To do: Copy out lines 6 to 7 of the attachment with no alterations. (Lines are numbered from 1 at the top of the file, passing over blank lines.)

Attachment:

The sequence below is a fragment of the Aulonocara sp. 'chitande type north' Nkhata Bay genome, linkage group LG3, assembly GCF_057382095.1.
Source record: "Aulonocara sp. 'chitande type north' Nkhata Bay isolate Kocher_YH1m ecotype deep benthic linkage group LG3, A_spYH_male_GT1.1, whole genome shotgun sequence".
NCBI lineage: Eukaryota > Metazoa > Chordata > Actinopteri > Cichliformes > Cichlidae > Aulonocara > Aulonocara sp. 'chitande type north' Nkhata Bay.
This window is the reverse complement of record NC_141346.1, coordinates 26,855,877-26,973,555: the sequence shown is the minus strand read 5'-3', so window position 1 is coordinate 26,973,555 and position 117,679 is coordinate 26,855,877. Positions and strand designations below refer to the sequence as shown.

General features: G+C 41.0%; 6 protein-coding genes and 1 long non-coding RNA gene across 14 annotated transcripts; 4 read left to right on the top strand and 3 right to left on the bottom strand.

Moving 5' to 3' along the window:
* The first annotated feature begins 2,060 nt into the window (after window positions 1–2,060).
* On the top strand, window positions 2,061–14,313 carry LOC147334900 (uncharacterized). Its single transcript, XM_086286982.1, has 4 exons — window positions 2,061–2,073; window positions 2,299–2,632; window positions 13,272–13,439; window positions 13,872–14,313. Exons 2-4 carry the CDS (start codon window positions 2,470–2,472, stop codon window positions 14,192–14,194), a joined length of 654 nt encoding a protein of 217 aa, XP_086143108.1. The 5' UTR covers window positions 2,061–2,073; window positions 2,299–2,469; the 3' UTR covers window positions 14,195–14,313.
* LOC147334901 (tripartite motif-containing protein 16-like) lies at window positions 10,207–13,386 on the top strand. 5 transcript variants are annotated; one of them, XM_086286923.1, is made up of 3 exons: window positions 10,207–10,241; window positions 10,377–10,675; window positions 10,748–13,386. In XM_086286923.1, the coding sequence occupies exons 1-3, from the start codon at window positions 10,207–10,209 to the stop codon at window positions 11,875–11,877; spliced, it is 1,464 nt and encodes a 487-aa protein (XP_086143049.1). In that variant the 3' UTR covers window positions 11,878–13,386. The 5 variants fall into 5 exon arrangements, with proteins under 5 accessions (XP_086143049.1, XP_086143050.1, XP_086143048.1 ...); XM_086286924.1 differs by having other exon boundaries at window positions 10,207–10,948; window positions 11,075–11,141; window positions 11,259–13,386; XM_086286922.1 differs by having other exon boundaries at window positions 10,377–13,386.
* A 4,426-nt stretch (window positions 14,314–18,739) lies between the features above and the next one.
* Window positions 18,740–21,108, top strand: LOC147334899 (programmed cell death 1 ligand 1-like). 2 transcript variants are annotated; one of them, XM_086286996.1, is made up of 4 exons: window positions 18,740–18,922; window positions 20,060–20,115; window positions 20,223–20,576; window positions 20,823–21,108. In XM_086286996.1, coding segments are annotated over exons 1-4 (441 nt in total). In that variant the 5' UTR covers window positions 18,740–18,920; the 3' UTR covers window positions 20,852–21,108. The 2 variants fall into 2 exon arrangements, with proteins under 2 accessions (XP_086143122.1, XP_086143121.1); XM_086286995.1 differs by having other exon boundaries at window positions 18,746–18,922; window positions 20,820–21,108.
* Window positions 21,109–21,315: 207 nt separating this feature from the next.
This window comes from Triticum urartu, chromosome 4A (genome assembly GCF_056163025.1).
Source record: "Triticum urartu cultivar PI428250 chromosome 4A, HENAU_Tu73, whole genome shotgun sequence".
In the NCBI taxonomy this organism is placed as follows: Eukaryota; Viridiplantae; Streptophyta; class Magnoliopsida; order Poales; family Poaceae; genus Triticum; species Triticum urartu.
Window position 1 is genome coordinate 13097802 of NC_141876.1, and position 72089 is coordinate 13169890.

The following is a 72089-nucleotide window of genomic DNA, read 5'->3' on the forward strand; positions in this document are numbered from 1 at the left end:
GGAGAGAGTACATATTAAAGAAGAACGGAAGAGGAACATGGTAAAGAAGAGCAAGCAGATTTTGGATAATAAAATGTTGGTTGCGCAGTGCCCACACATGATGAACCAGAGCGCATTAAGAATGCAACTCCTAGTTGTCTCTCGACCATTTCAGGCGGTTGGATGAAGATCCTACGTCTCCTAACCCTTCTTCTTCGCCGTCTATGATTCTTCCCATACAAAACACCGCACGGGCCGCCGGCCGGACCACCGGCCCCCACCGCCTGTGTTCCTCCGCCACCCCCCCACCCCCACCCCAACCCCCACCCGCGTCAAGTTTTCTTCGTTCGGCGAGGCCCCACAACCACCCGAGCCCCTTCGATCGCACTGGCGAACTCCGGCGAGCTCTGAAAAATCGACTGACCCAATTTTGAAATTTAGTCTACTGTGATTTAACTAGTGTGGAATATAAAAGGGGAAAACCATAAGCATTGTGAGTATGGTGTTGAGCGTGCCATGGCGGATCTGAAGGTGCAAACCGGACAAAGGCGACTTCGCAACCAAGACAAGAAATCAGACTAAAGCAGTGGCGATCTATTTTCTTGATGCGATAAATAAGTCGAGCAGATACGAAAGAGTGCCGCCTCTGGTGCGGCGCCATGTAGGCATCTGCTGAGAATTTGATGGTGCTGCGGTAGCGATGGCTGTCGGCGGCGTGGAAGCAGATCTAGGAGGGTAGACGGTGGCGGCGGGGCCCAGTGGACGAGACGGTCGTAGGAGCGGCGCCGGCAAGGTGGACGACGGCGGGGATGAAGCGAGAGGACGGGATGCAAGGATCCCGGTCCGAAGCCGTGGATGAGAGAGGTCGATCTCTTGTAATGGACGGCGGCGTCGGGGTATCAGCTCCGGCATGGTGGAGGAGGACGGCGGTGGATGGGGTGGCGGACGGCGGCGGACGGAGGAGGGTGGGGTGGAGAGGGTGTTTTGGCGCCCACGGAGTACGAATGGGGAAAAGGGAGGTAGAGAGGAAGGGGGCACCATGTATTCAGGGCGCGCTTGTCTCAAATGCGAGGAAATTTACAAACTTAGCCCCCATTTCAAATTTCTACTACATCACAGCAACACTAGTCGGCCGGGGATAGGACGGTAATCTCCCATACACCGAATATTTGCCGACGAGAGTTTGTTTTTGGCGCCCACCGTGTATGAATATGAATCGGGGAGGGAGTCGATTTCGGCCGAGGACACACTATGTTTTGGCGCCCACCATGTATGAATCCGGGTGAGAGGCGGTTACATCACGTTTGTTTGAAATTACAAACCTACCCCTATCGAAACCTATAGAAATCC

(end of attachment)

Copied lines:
Moving 5' to 3' along the window:
* The first annotated feature begins 2,060 nt into the window (after window positions 1–2,060).